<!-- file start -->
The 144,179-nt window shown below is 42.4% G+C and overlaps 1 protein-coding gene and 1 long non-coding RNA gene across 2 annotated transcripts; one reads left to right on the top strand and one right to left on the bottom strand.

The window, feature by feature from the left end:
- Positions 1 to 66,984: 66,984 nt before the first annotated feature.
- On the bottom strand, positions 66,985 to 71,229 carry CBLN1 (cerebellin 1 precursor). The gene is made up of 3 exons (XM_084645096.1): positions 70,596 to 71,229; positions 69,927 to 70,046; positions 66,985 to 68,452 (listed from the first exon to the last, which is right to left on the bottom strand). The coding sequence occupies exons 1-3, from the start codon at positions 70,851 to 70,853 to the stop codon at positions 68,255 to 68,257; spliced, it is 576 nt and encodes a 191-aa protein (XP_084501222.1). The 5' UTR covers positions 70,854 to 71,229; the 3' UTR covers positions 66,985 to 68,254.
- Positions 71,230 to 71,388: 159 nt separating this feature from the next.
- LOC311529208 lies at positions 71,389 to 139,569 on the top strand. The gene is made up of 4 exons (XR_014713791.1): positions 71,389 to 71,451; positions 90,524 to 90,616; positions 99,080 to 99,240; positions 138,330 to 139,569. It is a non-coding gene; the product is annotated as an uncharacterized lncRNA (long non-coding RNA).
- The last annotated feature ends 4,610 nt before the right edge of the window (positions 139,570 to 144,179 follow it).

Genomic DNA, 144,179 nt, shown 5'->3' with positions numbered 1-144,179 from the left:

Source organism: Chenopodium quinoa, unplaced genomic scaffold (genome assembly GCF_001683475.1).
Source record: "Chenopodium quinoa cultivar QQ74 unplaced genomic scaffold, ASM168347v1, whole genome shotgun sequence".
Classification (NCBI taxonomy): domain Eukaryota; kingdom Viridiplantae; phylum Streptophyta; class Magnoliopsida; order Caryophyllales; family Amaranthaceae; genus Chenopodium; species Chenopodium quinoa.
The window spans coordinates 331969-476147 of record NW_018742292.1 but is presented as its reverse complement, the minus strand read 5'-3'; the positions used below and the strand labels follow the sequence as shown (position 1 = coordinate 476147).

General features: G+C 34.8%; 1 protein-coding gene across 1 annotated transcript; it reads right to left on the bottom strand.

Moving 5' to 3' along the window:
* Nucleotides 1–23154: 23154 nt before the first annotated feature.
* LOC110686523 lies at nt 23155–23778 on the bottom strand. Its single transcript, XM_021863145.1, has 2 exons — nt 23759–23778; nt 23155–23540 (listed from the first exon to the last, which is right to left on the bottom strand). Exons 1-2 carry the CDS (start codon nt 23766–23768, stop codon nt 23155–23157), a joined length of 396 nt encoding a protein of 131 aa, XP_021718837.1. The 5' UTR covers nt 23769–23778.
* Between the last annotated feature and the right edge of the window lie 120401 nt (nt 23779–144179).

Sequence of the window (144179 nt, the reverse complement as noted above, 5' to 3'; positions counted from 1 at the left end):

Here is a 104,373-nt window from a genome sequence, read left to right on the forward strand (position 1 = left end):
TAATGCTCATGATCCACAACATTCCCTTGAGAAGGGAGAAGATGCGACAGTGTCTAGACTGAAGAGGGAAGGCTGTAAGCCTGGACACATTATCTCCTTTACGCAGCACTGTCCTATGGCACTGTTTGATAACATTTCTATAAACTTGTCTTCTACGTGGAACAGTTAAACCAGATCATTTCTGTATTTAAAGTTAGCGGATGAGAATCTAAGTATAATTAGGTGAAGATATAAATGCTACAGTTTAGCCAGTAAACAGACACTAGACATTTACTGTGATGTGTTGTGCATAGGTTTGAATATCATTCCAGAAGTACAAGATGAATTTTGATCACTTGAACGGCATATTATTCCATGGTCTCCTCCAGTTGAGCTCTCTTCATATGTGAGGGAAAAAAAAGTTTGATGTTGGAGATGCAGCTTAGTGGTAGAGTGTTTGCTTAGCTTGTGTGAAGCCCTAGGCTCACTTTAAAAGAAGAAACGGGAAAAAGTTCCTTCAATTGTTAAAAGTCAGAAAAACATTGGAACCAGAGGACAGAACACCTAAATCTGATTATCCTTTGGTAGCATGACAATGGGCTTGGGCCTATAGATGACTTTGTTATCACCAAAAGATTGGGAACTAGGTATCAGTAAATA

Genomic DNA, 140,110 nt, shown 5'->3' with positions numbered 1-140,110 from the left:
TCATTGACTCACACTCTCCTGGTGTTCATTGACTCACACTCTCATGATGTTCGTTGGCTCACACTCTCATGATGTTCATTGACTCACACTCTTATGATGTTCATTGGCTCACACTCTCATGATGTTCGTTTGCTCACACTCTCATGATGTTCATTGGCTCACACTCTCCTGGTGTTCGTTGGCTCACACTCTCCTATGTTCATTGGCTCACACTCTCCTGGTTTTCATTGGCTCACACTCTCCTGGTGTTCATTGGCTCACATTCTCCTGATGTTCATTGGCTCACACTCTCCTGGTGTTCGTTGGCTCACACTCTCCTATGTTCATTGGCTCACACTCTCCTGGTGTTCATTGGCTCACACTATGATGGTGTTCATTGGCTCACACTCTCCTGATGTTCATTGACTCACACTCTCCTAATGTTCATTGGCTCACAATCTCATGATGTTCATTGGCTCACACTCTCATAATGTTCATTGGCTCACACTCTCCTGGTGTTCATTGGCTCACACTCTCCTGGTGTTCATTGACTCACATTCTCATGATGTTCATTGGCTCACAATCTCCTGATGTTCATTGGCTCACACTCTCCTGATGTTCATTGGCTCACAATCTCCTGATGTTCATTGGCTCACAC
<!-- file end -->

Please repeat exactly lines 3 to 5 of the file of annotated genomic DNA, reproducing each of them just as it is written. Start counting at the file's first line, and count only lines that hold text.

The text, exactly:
- Positions 1 to 66,984: 66,984 nt before the first annotated feature.
- On the bottom strand, positions 66,985 to 71,229 carry CBLN1 (cerebellin 1 precursor). The gene is made up of 3 exons (XM_084645096.1): positions 70,596 to 71,229; positions 69,927 to 70,046; positions 66,985 to 68,452 (listed from the first exon to the last, which is right to left on the bottom strand). The coding sequence occupies exons 1-3, from the start codon at positions 70,851 to 70,853 to the stop codon at positions 68,255 to 68,257; spliced, it is 576 nt and encodes a 191-aa protein (XP_084501222.1). The 5' UTR covers positions 70,854 to 71,229; the 3' UTR covers positions 66,985 to 68,254.
- Positions 71,230 to 71,388: 159 nt separating this feature from the next.